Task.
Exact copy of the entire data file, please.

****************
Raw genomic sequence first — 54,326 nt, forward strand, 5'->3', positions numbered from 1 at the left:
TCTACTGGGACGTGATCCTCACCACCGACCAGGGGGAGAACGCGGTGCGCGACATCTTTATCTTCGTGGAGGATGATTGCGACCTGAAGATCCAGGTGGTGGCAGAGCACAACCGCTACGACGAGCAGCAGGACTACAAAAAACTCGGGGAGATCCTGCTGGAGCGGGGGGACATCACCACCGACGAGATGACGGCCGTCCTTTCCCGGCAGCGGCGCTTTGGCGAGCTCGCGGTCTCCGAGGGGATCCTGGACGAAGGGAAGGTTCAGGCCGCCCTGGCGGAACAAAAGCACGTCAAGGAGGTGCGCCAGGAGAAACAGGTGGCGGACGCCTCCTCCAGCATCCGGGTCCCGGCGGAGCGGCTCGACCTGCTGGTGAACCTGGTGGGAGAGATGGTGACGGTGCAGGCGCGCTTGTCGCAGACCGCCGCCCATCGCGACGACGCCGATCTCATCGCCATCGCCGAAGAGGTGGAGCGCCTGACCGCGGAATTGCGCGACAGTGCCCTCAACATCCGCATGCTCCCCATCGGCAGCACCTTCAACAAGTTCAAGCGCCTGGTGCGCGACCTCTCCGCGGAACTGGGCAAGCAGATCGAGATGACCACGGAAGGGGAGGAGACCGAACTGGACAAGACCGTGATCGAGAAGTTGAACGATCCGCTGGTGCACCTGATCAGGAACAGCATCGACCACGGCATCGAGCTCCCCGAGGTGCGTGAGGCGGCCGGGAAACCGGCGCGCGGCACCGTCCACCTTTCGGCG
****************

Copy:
Raw genomic sequence first — 54,326 nt, forward strand, 5'->3', positions numbered from 1 at the left:
TCTACTGGGACGTGATCCTCACCACCGACCAGGGGGAGAACGCGGTGCGCGACATCTTTATCTTCGTGGAGGATGATTGCGACCTGAAGATCCAGGTGGTGGCAGAGCACAACCGCTACGACGAGCAGCAGGACTACAAAAAACTCGGGGAGATCCTGCTGGAGCGGGGGGACATCACCACCGACGAGATGACGGCCGTCCTTTCCCGGCAGCGGCGCTTTGGCGAGCTCGCGGTCTCCGAGGGGATCCTGGACGAAGGGAAGGTTCAGGCCGCCCTGGCGGAACAAAAGCACGTCAAGGAGGTGCGCCAGGAGAAACAGGTGGCGGACGCCTCCTCCAGCATCCGGGTCCCGGCGGAGCGGCTCGACCTGCTGGTGAACCTGGTGGGAGAGATGGTGACGGTGCAGGCGCGCTTGTCGCAGACCGCCGCCCATCGCGACGACGCCGATCTCATCGCCATCGCCGAAGAGGTGGAGCGCCTGACCGCGGAATTGCGCGACAGTGCCCTCAACATCCGCATGCTCCCCATCGGCAGCACCTTCAACAAGTTCAAGCGCCTGGTGCGCGACCTCTCCGCGGAACTGGGCAAGCAGATCGAGATGACCACGGAAGGGGAGGAGACCGAACTGGACAAGACCGTGATCGAGAAGTTGAACGATCCGCTGGTGCACCTGATCAGGAACAGCATCGACCACGGCATCGAGCTCCCCGAGGTGCGTGAGGCGGCCGGGAAACCGGCGCGCGGCACCGTCCACCTTTCGGCG